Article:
Famous Latvians

  • Ever wonder who inspired Crocodile Dundee? Well, it’s been claimed that it was a Latvian, named Arvīds Blūmentāls, from Dundaga, Latvia, who allegedly killed 10,000 crocodiles. But this claim is rather disputed, with Rod Ansell generally recognized as the “real” one.
  • You know those rivets on your jeans? You’ve got a Latvian to thank for it. Jacob Davis partnered with Levi Strauss to bring his invention to the denim-clad masses.
  • Uljana Semjonova, the 7th tallest woman in the world at 2.1 m (6′ 11″), was a Lithuanian-born Latvia basketball star, who led the Soviet Olympic basketball team to a gold medal victory in 1976 and 1980, and never lost an official international competition.
Arvīds Blūmentāls
Arvīds Blūmentāls, the (alleged, but inaccurate) inspiration for Crocodile Dundee. Nom nom.

Have fun in Latvia!

Latvia is quite an interesting place to visit, and particularly accessible, with budget airfares making it a cheap destination for a weekend or two, and the compact size making it quick and easy to travel from one side of the country to another. Check out places to go for some recommendations on where to go and what to see (there’s plenty), and hopefully these fun facts about Latvia will make you want to visit even more.

About SnarkyNomad

Eytan is a pretentious English major whose rant-laden sarcastic tirades occasionally include budget travel tips and other international nonsense. You can follow his every narcissistic word on Facebook or Twitter.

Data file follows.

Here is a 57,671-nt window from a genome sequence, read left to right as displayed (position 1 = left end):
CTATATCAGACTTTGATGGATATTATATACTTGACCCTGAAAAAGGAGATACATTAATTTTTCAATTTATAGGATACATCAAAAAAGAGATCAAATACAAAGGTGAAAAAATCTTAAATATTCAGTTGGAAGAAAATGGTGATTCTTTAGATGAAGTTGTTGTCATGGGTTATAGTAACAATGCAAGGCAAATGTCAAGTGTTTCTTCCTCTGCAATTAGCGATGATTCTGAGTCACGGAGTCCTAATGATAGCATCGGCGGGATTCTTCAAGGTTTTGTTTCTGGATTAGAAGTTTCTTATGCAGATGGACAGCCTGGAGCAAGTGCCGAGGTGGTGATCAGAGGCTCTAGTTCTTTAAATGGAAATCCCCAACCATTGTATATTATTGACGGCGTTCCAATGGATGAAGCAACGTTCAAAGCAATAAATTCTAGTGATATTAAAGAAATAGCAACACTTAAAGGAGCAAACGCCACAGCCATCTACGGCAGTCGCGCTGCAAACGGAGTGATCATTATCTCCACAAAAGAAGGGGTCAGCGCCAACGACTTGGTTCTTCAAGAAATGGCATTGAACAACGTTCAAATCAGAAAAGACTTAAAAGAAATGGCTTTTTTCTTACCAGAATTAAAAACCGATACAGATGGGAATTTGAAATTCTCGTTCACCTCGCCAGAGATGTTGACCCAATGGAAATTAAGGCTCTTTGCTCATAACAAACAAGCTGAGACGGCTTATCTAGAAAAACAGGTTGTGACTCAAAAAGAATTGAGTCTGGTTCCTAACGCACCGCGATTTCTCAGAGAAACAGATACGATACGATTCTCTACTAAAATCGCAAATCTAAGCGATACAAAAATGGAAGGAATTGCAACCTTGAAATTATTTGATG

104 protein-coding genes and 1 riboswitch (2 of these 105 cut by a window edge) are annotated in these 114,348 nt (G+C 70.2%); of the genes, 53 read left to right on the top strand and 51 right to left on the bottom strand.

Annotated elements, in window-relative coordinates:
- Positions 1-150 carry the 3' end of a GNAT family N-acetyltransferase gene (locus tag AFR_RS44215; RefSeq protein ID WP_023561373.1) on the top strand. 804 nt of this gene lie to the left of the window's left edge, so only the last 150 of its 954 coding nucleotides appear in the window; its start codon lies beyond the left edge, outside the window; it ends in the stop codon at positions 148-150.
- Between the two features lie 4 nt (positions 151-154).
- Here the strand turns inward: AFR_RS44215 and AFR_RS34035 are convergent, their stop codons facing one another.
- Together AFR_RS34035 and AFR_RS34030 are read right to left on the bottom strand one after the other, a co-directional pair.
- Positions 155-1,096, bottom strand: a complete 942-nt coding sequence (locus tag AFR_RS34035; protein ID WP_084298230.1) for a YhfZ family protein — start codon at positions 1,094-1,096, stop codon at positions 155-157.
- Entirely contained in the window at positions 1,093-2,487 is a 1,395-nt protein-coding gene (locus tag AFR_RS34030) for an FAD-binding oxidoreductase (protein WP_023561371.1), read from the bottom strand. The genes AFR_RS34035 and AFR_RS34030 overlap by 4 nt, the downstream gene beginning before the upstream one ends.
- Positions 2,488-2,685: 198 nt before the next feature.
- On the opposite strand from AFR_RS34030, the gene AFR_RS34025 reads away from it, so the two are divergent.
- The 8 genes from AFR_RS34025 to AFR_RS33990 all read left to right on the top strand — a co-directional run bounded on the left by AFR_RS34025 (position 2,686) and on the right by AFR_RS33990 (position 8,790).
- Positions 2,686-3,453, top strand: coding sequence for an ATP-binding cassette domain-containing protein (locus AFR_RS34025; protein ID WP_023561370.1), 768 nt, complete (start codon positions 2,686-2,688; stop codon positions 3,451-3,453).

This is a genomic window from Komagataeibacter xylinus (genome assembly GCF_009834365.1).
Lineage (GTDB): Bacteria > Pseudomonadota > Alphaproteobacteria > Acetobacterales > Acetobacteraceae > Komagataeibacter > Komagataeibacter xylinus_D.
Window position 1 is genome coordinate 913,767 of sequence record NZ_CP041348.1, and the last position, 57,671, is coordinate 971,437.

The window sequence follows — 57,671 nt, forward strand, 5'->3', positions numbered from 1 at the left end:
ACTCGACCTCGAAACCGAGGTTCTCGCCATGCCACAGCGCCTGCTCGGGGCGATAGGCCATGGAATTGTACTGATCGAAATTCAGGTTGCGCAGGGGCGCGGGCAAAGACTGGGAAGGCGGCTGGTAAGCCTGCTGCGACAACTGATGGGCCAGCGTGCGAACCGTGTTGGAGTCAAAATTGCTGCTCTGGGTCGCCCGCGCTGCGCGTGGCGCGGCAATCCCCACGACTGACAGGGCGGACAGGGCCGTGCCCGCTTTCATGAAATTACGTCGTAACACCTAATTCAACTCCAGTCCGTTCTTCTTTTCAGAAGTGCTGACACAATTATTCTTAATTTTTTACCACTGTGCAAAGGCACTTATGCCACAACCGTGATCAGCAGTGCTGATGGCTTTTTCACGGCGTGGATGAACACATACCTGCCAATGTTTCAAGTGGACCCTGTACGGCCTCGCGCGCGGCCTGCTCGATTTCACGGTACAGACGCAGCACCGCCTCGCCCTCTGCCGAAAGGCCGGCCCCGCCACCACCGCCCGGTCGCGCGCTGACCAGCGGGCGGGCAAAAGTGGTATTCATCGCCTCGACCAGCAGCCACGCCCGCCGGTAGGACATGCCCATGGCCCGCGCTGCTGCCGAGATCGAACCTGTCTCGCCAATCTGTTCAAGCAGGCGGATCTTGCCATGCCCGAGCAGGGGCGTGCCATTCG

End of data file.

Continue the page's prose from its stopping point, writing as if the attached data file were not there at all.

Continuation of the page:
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12 Comments on “Fun Facts about Latvia”

  1. Yeah, they should be proud of their language. I mean those who actually speak it. I was totally shocked when I arrived to Riga and realised that EVERYONE in the street spoke Russian. And I don’t mean tourists. I hardly heard any Latvian during my trip….It actually made getting around much easier for me but still, I found it sort of sad.

    1. You can definitely hear Latvian in Riga. But of course there are at least 40% Russians in Riga and Russians are generally louder than Latvians. No worries, Latvian language is very alive.

    1. There are crocodiles in swamps and some other places but not a lot.
      But I’m not gonna argue about the false fact because I don’t know if it’s true or not.

      1. That “fact” about crocodiles is a complete bullshit. There are not crocodiles anywhere near this latitude living in wild. I live in Latvia and know for sure. Look at, which shows all species that can be found in Latvia. In fact entire Europe is crocodile free, except for zoos, of course.

  2. For me as a latvian, i must say that i am not proud and even mostly ashamed of Latvias current state – we’re having huge problems with jobs, everywhere you look you see garbage(not like in Estonia), and there are truly very many russans, which for a latvian is quite annoying. I am proud of my language, however. If you are to visit Latvia, though, got to Alūksne. I think it is the most beautiful place in the whole country and i think that anyone should go to Alūksne to really see what’s it like.

    1. I’ll try to visit the next time I go. I’m always happy to hear about places that aren’t that well-known to most tourists.

  3. •44% of the territory is forested, perhaps partially due to its relatively low population density compared to other countries in Europe.